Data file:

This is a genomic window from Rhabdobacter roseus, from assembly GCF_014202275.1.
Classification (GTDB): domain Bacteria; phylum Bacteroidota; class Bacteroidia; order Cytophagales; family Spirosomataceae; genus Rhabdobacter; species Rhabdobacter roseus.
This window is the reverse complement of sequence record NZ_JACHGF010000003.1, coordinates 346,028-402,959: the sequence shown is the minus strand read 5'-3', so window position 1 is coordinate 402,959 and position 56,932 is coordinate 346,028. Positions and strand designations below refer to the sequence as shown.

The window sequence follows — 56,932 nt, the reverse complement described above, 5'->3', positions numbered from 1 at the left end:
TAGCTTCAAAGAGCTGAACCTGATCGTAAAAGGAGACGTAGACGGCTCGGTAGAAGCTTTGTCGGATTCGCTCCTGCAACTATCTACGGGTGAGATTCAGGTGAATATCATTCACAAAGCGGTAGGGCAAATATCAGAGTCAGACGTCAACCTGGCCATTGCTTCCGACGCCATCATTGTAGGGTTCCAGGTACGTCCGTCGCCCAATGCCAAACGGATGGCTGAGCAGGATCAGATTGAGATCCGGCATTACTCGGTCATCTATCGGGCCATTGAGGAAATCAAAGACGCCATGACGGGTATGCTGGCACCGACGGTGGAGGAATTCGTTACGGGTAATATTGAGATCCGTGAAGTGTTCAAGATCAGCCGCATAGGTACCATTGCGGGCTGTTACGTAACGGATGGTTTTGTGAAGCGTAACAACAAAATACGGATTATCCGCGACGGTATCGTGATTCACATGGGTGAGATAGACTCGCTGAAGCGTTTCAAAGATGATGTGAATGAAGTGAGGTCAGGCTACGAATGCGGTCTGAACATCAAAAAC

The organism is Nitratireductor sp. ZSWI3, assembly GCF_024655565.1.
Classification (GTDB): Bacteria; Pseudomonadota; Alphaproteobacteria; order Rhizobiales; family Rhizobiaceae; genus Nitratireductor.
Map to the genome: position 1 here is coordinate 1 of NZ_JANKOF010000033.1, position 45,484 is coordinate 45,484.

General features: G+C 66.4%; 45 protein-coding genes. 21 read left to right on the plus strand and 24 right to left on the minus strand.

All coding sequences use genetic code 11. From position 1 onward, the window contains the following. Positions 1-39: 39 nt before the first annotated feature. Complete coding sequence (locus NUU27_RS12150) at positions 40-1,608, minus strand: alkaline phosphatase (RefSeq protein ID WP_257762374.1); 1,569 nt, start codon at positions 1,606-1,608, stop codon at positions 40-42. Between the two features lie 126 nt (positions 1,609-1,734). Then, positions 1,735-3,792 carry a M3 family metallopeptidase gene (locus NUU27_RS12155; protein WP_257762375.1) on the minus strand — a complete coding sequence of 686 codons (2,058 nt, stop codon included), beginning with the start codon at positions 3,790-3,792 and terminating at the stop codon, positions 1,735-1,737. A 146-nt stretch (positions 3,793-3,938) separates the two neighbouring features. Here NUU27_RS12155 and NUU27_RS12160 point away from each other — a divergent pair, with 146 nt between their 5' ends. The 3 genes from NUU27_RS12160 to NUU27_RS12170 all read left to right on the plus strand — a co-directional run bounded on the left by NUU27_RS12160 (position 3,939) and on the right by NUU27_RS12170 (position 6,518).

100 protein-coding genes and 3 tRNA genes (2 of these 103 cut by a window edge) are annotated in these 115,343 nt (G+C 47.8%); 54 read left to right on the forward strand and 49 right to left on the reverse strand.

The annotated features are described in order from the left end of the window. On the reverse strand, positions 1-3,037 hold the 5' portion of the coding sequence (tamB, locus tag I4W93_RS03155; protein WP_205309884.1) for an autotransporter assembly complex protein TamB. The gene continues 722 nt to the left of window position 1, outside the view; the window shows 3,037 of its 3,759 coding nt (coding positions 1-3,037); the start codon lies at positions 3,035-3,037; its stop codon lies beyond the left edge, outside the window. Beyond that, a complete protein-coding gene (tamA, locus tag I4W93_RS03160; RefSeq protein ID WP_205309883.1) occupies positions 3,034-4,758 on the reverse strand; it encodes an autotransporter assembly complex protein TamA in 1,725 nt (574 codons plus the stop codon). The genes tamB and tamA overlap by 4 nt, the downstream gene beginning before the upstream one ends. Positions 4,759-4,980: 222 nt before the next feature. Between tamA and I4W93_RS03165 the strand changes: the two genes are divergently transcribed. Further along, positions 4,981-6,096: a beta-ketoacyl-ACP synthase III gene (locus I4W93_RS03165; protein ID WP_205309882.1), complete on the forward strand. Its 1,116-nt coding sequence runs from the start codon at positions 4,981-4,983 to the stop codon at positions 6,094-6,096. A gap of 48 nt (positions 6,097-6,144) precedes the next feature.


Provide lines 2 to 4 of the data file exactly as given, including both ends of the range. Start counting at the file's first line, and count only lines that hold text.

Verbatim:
Classification (GTDB): domain Bacteria; phylum Bacteroidota; class Bacteroidia; order Cytophagales; family Spirosomataceae; genus Rhabdobacter; species Rhabdobacter roseus.
This window is the reverse complement of sequence record NZ_JACHGF010000003.1, coordinates 346,028-402,959: the sequence shown is the minus strand read 5'-3', so window position 1 is coordinate 402,959 and position 56,932 is coordinate 346,028. Positions and strand designations below refer to the sequence as shown.

The window sequence follows — 56,932 nt, the reverse complement described above, 5'->3', positions numbered from 1 at the left end: